As he reached ten, he placed one hand on the chair's good arm and braced the other on his cheap dime-store walking cane. He could not help but let a groan escape from the pain but made it to his feet and hobbled towards the single bedroom.
"Coming, Mijo, just a minute."
It was only ten steps to the door, but the only time he was pain-free was with the hip and leg immobilized. After three straight hours of sitting, his joints and tendons protested at the sudden movement.
He was wheezing and gasping for air by the time he entered the bedroom, but all the discomfort retreated as his little moppet slammed into his thigh and gave him a trusting hug.
"Bring it back?"
"I'll try. Just let Papi go so I can fiddle with it."
Papi pushed the power button a few times just like his grandson had, but to no avail. He saw that the digital clock-face on the ancient VCR was blank, so he pulled the plug out of the wall and pushed it back in, but the T.V. remained dark even after he wiggled the cord in the loose socket.
"Chingas! Looks like a blown circuit, again."
He opened the fuse access panel inside the narrow closet and flicked the switch labeled Bed/Liv/Bath, and when that had no effect, he tried the remaining three switches. He frowned, which made Pablo back away. Papi might no longer hit him or even yell at him, but he would still yell at things that did not cooperate.
Papi tried a couple of light switches, then opened the fridge, but the whole apartment was without power. He made his way out the front door to the walkway that ran across twenty more apartments to his left and did not see any lights. It was still an hour until nightfall, so that did not prove anything. He stood still and tried to decide what felt out of place. Finally, he realized everything was just too quiet.
The neighborhood was solid working class, made up of a mixture of at least a dozen races and cultures, so there were usually competing music styles that stepped on each other's beats. Most of the parking spots that lined the buildings' fronts were empty, except for one young man who was just opening the hood on his twenty-year-old car then blankly looked at the contents. That was also not unusual since a brand-new car only belonged to visitors or drug dealers in this lot.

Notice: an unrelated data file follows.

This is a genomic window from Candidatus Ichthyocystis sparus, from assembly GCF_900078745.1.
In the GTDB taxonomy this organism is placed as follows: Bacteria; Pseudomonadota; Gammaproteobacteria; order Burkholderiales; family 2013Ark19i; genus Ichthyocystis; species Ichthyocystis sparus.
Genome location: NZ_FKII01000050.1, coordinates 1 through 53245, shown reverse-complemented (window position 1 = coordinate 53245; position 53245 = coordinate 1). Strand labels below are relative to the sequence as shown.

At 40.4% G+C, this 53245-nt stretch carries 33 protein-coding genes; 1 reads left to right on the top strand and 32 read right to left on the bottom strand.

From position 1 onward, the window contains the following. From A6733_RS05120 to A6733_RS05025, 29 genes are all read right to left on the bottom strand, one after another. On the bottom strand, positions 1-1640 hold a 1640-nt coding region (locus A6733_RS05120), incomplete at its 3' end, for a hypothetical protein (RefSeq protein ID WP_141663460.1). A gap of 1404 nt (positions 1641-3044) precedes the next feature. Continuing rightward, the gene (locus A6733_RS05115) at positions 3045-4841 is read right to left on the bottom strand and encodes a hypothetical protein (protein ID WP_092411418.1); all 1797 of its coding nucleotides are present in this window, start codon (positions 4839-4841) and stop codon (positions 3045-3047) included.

Papi went back inside to look out his favorite window and craned his neck sideways to peek down at the street in front of the building that ran parallel to the river. He saw several cars sitting in the middle of the single lanes in both directions, but nothing was moving.
He experienced a funny feeling deep in his gut. Something very much out of the ordinary was happening. Besides his grandson's arrival, Papi had preferred a life based on a comfortable routine ever since he retired.
"Pablo, can you be a big boy and go tell the manager that our electricity went out?"
"Our' lectricity went out? Where did it go?"
"Never mind, Mijo, just ask if they know about it. I'll be right up here watching."
The manager lived on-sight just across the parking lot in an office/apartment, but before Pablo reached the stairs, the manager had walked out his door and looked around with a puzzled expression.
"Never mind, boy. Hey, Mister Andrew, what's up with the power?"
"No idea, but it seems to be a general outage. Even the landline phone doesn't work, or my cell. Maybe I'll run downtown and see if I can find a cop or something."
The manager got in his old Chevy pickup, but it did not even try to turn over. He got back out and walked around the vehicle and frowned."
"Dammit! No lights. Must have drained the battery somehow. Oh well, Cheryl will be home from work in an hour or so, and we can take her car."
Except he never saw Cheryl again.